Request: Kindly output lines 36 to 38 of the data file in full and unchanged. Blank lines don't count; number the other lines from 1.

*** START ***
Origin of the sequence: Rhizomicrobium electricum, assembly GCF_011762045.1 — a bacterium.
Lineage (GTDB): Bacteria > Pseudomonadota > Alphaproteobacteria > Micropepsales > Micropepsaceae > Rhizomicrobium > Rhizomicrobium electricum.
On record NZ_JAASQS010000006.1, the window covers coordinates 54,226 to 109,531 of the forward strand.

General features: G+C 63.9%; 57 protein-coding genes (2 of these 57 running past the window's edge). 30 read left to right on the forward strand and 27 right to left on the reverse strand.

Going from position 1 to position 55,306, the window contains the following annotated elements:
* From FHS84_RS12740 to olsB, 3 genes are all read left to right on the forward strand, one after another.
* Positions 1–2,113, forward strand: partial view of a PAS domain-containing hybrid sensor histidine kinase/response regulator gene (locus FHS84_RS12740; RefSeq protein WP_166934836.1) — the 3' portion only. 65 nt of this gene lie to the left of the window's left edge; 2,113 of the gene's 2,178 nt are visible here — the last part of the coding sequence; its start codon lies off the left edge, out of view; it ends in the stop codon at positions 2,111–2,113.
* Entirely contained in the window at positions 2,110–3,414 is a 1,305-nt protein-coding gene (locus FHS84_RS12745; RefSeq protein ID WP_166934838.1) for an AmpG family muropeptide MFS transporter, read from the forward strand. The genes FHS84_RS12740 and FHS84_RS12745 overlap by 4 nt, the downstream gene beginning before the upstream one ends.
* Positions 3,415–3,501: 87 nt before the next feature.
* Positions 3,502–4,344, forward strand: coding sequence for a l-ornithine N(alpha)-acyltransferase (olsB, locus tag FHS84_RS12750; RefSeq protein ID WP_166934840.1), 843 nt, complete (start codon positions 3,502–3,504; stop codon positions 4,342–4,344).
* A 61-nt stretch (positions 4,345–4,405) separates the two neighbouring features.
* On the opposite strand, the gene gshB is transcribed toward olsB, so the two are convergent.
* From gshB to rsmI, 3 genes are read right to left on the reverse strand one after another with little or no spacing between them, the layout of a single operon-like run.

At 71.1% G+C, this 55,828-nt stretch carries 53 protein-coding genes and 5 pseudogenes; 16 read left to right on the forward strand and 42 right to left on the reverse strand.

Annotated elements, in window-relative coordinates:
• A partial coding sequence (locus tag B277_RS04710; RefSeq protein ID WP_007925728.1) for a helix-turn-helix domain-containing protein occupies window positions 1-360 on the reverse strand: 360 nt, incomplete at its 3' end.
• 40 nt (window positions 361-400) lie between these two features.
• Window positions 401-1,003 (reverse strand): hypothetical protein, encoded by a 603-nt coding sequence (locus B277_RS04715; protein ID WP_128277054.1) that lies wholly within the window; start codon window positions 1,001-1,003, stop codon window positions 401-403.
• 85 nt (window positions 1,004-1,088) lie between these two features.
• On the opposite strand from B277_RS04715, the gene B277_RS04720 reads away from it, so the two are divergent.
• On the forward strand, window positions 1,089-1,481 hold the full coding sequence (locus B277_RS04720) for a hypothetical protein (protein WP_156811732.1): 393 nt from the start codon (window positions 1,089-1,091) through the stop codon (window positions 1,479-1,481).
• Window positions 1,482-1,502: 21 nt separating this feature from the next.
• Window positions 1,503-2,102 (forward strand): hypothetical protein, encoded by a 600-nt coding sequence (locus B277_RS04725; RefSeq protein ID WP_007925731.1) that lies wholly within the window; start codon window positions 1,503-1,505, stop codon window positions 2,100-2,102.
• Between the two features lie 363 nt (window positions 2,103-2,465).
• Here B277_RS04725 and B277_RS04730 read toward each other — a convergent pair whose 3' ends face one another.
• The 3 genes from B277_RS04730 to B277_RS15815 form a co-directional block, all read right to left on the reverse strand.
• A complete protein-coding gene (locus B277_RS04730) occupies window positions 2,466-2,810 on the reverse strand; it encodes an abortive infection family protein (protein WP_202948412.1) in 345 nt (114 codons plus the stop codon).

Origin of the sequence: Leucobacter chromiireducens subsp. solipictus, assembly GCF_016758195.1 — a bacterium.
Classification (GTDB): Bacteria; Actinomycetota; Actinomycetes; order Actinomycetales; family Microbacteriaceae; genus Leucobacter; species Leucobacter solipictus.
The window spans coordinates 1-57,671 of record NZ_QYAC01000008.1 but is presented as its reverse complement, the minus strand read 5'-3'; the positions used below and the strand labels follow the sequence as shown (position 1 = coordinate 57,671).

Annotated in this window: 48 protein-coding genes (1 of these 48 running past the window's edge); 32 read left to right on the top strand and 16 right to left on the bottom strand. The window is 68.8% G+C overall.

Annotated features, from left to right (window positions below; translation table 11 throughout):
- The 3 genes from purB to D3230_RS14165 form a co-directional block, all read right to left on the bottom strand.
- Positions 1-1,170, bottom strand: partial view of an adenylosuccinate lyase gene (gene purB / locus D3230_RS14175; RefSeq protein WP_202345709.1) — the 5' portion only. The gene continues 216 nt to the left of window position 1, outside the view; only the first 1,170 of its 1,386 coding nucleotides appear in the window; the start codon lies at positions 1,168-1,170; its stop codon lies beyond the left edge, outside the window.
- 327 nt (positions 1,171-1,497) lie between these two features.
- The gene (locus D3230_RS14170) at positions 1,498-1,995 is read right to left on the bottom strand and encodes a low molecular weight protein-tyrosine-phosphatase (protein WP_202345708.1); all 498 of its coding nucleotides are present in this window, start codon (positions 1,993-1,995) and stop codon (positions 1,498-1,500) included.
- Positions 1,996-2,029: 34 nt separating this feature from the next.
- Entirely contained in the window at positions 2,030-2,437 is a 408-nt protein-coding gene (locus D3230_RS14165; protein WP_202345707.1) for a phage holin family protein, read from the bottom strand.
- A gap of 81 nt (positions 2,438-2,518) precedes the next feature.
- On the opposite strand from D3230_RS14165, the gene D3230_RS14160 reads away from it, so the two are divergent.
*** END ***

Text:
- The gene (locus D3230_RS14170) at positions 1,498-1,995 is read right to left on the bottom strand and encodes a low molecular weight protein-tyrosine-phosphatase (protein WP_202345708.1); all 498 of its coding nucleotides are present in this window, start codon (positions 1,993-1,995) and stop codon (positions 1,498-1,500) included.
- Positions 1,996-2,029: 34 nt separating this feature from the next.
- Entirely contained in the window at positions 2,030-2,437 is a 408-nt protein-coding gene (locus D3230_RS14165; protein WP_202345707.1) for a phage holin family protein, read from the bottom strand.